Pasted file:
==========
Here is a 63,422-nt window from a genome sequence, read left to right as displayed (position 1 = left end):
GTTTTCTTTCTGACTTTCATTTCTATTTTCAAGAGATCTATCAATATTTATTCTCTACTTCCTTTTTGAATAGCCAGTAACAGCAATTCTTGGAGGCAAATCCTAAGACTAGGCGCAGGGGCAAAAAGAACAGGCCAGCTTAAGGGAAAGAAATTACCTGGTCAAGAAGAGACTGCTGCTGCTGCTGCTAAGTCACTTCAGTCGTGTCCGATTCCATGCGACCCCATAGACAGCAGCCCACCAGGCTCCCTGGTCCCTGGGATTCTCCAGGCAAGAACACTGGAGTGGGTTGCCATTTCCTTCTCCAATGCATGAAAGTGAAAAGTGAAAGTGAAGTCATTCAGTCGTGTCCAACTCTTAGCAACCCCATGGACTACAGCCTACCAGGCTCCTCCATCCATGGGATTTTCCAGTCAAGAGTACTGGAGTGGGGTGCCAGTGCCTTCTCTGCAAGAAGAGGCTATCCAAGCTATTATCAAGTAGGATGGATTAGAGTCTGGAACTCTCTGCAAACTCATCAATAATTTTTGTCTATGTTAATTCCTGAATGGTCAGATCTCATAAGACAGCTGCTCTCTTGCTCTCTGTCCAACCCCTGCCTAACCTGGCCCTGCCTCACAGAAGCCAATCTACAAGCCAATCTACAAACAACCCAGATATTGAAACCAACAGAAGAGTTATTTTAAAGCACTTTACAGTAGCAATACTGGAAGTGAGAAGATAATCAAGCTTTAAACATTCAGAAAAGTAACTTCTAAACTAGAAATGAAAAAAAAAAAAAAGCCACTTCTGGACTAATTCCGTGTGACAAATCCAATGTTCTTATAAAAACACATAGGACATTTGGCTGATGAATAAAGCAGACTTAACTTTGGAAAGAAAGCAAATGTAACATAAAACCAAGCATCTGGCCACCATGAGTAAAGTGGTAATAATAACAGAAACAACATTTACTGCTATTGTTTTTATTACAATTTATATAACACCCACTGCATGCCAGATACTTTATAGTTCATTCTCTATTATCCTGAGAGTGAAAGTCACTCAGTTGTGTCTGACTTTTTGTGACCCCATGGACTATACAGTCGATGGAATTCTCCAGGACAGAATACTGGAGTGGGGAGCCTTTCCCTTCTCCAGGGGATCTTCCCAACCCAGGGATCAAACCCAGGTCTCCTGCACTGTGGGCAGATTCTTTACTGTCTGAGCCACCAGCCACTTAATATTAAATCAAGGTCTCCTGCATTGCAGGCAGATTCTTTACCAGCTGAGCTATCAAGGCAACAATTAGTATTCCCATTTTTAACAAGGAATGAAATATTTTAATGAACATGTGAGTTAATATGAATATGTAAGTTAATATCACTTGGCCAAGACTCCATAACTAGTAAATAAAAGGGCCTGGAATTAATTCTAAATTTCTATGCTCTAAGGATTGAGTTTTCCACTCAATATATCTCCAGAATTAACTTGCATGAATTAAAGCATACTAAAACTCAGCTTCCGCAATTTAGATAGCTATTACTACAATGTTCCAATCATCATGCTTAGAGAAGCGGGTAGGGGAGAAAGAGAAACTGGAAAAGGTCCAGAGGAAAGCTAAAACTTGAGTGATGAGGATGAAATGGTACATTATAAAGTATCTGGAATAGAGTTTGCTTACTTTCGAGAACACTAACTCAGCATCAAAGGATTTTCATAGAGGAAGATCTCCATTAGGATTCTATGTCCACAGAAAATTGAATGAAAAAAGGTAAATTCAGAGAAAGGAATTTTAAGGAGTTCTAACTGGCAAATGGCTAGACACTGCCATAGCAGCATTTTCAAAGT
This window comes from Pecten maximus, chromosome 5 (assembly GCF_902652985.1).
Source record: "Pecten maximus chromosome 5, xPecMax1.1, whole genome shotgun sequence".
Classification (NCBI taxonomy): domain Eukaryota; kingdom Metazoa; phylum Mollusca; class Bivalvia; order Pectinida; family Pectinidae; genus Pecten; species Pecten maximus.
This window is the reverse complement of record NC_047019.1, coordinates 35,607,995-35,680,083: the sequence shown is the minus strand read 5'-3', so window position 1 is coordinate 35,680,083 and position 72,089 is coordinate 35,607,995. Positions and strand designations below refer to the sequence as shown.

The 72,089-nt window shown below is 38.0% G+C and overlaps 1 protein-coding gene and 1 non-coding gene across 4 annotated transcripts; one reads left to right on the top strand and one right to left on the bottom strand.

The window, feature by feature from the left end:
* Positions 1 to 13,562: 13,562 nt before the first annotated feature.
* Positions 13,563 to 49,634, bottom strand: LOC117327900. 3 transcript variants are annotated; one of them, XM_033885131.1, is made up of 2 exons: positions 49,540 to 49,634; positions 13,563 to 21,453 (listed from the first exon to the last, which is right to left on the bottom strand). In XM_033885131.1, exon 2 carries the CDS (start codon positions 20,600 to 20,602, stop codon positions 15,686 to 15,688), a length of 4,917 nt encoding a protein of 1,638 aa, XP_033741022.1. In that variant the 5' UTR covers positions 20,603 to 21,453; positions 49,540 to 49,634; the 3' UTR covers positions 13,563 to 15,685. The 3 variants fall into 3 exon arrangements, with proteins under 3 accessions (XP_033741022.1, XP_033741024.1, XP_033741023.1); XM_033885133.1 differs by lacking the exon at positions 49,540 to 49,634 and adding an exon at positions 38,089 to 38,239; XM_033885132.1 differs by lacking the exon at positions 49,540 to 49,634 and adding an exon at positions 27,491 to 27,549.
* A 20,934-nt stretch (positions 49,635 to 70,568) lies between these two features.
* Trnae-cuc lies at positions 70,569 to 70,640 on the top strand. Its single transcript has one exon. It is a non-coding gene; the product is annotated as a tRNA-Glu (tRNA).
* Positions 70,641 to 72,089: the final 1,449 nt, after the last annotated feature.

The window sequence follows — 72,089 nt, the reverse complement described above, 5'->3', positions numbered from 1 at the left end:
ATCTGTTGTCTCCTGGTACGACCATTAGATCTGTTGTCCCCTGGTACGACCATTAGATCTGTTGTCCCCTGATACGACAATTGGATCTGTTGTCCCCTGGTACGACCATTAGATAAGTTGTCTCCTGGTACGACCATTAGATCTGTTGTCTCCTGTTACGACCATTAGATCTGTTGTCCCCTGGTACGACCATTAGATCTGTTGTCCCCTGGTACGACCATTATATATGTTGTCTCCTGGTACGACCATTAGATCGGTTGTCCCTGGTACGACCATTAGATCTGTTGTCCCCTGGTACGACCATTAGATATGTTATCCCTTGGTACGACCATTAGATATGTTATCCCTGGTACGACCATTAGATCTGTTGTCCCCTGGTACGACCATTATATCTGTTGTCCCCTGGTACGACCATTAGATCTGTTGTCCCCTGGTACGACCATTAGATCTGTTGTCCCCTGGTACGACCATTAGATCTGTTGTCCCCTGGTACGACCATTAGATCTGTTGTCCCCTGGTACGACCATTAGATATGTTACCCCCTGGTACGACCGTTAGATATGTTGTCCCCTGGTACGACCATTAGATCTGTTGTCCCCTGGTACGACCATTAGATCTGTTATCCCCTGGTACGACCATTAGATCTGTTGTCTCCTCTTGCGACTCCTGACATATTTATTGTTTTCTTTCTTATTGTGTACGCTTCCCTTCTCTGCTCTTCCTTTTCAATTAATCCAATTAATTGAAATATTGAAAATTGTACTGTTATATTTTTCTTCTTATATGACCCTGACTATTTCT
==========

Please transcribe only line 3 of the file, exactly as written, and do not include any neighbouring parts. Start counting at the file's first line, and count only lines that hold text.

This window comes from Pecten maximus, chromosome 5 (assembly GCF_902652985.1).